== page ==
Articles Posted in

The New York State Human Rights Law (NYSHRL) and New York City Human Rights Law (NYCHRL) prohibit discrimination on the basis of sex or gender.  Despite the “liberal construction” applied to the interpretation of sex discrimination under the NYSHRL and NYCHRL, a Manhattan Supreme Court held on May 11, 2016, that it does not include terminating an employee because of concerns that the employee is “too cute.”

In Edwards v. Nicolai, 160830/2013, NYLJ 1202758050107, at *1 (Sup., NY, Decided May 11, 2016), Edwards was employed as a yoga and massage therapist by Wall Street Chiropractic and Wellness (“WSCW”) for approximately a year and a half.  WSCW was co-owned by Nicolai and his spouse, Adams.  According to the complaint, Nicolai maintained a strictly professional relationship with Nicolai and had only met Adams once, at a cordial meeting.  Approximately two months into Edwards’ employment, Nicolai told her that is wife might become jealous of her because she was “too cute.”

A year and a half after she was hired she received a text message from Adams “out of the blue,” which stated “[y]ou are NOT welcome any longer at Wall Street Chiropractic.  DO NOT ever step foot in there again, and stay the [F….] away from my husband and family!!!!!!! And remember I warned you.”  The next day Nicolai emailed Edwards, “You are fired and no longer welcome in our office.  If you call or try to come back, we will call the police.”

Today, the U.S. Department of Labor (USDOL) issued its Final Rule modifying overtime requirements under the Fair Labor Standards Act (“FLSA”).  The Final Rule makes material changes to the application of overtime exemptions, and will take effect on December 1, 2016.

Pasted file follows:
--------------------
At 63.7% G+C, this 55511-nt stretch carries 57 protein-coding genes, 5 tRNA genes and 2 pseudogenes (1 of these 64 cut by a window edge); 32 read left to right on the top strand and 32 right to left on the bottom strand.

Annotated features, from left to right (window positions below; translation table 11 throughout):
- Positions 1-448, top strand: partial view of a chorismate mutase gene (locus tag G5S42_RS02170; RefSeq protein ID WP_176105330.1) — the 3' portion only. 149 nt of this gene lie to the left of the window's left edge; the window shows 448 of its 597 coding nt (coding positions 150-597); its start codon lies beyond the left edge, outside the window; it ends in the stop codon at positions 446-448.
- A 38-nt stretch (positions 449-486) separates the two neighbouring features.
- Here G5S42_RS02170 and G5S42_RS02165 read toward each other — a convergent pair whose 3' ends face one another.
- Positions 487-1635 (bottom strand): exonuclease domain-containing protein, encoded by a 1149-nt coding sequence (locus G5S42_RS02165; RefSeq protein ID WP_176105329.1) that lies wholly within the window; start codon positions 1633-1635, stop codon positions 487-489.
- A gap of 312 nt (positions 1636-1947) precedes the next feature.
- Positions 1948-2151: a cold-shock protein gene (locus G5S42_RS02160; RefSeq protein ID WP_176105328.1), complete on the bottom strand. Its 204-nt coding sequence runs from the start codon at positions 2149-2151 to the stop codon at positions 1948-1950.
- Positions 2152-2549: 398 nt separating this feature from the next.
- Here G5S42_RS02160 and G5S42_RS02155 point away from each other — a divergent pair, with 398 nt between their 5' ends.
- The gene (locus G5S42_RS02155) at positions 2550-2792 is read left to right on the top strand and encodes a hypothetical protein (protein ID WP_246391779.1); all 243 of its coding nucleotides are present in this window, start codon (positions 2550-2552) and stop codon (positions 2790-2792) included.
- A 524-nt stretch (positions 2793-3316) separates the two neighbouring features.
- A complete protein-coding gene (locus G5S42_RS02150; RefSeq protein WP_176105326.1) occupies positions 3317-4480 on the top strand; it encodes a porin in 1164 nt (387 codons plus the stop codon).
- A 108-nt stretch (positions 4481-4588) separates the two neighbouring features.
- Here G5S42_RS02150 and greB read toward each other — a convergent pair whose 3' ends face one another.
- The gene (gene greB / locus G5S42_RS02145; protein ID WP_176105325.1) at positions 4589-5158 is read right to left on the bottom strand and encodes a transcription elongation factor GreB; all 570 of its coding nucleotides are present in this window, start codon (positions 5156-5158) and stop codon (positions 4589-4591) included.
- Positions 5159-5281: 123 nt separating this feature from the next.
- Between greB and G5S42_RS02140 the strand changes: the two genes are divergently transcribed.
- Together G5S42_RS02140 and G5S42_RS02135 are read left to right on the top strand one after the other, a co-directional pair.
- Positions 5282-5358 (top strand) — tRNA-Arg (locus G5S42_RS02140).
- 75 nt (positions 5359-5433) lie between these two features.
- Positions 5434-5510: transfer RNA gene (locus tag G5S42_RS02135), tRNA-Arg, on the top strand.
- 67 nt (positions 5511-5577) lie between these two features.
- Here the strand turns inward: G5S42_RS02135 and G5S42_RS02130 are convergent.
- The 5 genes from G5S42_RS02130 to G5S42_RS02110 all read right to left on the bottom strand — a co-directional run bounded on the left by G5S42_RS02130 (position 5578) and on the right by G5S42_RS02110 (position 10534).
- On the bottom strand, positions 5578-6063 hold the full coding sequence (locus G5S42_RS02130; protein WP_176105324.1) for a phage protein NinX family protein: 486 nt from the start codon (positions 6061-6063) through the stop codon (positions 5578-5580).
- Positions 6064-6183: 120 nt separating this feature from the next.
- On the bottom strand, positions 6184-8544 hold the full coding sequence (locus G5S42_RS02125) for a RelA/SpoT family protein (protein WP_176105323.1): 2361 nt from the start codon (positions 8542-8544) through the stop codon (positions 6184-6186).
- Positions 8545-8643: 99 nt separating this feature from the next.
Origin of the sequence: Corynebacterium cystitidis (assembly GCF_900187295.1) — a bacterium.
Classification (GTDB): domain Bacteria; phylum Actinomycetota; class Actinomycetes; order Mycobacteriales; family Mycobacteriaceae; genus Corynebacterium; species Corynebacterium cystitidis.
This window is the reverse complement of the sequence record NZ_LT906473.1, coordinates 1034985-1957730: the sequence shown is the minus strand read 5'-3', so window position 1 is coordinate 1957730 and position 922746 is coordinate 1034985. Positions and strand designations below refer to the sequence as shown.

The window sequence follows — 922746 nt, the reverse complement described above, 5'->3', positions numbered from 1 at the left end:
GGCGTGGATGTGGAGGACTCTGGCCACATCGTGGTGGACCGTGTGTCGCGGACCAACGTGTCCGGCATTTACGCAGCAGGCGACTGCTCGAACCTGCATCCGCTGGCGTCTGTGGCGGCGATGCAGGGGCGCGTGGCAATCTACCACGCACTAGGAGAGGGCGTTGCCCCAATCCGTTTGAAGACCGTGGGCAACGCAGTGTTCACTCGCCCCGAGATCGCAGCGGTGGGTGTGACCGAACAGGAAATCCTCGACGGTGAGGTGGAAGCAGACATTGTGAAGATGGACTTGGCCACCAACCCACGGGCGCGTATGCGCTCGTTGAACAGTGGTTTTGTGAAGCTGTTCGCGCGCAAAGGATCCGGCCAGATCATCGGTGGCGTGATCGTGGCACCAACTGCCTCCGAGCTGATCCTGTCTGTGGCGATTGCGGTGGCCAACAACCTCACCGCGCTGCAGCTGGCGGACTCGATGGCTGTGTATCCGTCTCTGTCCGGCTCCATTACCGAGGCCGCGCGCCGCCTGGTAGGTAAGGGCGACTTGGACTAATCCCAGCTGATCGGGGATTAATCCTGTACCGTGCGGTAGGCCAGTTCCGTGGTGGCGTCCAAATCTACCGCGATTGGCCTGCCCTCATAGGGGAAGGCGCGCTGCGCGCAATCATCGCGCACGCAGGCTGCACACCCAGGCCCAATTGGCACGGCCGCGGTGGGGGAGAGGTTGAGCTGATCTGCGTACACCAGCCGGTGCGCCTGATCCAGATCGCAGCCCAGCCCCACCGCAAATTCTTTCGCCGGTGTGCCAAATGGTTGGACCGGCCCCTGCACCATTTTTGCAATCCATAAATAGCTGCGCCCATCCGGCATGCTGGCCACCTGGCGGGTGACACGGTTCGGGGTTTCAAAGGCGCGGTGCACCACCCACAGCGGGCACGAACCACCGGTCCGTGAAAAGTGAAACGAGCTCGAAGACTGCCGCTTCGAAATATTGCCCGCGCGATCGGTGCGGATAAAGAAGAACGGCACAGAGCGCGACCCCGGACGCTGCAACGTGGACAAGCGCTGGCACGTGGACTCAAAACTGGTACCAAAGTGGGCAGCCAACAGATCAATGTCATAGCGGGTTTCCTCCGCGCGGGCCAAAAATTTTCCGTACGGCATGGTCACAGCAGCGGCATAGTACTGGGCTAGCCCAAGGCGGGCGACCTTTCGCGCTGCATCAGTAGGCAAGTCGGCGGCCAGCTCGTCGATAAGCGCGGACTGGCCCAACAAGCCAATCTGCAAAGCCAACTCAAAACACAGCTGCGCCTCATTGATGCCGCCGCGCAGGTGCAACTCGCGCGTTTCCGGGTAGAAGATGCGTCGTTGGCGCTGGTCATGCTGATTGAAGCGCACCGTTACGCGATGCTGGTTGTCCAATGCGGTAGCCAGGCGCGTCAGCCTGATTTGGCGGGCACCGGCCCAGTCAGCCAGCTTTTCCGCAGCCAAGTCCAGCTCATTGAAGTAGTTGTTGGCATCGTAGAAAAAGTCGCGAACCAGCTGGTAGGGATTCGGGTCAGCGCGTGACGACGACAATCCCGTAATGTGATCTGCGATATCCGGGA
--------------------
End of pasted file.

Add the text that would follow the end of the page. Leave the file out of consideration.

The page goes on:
In 2014, President Obama directed the Secretary of Labor to simplify and modernize the overtime rules to make them easier for employees and employers to understand and apply.  As we previously wrote, in July 2015 the USDOL issued its proposed rule changes to the “white collar” exemptions to overtime pay, which apply to Executive, Administrative, Professional, Outside Sales and Computer Employees.  The proposed rules addressed the salary basis test but not the duties test, both of which need to be satisfied in order for the exemption to apply.  The USDOL requested comments from the public on its proposed changes to the salary basis test and on whether the USDOL should consider changes to the duties test as well.

By the time the comment period ended on September 4, 2015, the USDOL had received approximately 270,000 comments on the proposed rules.  Among the concerns expressed was that the USDOL sought a substantial increase in the minimum salary threshold from $455 per week ($23,660 per year) to $970 per week ($50,440 per year), with automatic annual revisions/increases.